It is important to remember this goal of attractive investment returns because in common parlance the word “investment” is sometimes used to refer to an outlay of money without expectation of monetary return.  Advertisements, for example, might encourage “investment” in a particularly expensive car.  This is a pure expenditure, not an investment in the financial sense.  In a charitable context, one might speak of “investment” in a clean water system for a village.  That is an investment in the sense of furthering a social good.  However, it is not an investment in the sense it is used in the mission of the SRIF.  The SRIF has two goals:  a competitive financial return on its investments for the benefit of its investors and a furthering of the gospel values that the Diocese has prioritized.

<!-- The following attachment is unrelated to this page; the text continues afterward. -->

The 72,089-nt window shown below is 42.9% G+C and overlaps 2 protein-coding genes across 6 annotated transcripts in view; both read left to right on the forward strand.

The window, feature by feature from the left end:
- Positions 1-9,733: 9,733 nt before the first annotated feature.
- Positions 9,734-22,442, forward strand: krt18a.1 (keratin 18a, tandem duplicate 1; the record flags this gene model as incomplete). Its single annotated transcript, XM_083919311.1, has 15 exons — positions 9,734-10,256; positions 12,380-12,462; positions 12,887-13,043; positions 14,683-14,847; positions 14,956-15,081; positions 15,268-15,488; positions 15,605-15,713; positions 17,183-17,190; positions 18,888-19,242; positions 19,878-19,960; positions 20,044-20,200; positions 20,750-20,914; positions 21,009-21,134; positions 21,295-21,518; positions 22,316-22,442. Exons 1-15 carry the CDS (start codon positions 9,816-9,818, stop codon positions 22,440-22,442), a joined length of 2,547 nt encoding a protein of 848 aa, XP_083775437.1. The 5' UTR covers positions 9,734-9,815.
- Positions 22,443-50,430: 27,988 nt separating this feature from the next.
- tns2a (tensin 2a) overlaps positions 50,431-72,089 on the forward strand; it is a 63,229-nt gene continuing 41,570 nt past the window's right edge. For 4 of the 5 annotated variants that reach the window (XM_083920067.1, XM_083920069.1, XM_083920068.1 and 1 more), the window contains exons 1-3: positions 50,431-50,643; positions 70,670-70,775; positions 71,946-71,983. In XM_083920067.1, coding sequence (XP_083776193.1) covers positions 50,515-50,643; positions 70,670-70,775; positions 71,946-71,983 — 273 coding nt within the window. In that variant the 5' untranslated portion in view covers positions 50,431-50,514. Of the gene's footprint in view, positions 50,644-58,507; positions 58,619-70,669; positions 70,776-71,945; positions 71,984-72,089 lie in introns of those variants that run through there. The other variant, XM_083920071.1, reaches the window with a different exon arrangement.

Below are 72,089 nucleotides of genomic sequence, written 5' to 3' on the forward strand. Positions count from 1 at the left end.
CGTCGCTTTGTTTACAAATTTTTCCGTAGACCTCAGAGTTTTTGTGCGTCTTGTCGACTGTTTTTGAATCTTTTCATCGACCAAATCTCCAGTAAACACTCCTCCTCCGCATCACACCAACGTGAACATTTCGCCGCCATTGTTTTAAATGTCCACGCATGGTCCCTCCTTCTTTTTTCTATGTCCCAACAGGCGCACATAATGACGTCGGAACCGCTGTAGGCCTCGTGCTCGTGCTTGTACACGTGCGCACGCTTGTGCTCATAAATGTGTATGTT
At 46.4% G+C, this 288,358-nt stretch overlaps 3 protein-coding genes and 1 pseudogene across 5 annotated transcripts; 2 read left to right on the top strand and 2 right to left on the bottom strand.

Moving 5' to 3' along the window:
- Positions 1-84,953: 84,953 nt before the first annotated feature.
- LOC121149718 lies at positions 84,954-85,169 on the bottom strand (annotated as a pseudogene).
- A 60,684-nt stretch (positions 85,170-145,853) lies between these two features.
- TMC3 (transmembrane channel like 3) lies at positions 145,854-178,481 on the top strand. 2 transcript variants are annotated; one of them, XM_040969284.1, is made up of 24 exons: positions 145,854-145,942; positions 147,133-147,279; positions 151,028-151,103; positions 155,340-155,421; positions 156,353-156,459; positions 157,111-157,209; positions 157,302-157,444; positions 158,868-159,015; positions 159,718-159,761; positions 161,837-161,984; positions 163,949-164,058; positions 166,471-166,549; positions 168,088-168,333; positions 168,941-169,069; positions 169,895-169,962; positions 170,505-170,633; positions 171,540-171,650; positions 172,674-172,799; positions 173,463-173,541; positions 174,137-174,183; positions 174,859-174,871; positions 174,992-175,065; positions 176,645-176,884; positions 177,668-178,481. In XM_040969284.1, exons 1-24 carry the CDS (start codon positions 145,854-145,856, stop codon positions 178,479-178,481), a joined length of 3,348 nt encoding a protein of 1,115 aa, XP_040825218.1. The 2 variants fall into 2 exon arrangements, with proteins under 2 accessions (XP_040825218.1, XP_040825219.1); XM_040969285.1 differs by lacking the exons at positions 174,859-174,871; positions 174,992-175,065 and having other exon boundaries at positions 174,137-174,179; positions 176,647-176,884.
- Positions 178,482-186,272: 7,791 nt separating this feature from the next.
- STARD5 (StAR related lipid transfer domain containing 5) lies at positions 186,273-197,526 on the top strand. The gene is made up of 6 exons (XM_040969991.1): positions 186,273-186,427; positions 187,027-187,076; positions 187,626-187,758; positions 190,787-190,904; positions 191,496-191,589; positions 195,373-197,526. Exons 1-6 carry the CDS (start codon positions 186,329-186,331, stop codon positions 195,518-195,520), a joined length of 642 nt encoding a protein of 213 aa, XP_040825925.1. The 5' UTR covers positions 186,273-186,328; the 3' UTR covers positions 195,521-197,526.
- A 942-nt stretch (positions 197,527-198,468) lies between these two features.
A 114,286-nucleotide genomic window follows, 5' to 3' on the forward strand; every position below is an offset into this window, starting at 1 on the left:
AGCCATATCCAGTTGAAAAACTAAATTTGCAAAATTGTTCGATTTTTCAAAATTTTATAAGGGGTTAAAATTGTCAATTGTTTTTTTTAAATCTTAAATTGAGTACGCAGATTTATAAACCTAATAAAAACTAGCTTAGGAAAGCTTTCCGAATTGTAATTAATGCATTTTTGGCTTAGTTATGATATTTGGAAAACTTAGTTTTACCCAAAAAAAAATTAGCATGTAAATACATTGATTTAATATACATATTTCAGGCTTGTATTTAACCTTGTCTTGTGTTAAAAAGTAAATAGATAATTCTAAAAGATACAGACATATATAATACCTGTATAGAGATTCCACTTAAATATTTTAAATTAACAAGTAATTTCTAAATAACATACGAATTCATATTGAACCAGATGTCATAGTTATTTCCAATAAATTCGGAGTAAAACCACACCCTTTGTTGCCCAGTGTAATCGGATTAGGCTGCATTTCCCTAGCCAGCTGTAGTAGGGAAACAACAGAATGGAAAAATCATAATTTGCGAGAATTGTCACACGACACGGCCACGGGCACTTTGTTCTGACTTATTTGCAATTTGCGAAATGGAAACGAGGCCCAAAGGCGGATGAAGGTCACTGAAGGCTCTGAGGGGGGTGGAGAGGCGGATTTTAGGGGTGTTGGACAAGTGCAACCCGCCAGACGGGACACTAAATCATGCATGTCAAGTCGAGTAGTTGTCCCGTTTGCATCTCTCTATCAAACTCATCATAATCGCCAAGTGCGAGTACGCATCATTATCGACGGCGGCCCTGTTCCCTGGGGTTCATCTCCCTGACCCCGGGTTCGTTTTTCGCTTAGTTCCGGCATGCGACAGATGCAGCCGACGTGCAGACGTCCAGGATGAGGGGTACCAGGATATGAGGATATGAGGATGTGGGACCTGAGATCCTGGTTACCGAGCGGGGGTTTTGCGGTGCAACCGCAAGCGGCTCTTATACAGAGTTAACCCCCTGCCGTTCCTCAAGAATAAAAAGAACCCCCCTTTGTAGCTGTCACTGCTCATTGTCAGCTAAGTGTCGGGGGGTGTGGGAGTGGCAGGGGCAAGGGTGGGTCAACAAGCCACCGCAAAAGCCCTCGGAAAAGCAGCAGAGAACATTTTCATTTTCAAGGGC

The criteria for socially responsible investing may be either positive or negative.  A positive criterion is one that seeks to encourage the growth of a particular industry or type of company by actively channeling capital to it.  For example, the positive investing criteria adopted by the Diocese include “climate and clean technology.”  By directing capital to companies researching and producing technology such as electric vehicles or solar cells, the Diocese seeks to reduce climate change.  A corresponding negative criterion, or criterion for divestment or noninvestment, adopted by the Diocese is “pollution and toxics.”  Mutual funds using this criterion would screen out of the list of possible investments companies that have a record of polluting the environment, using what is termed a negative screen.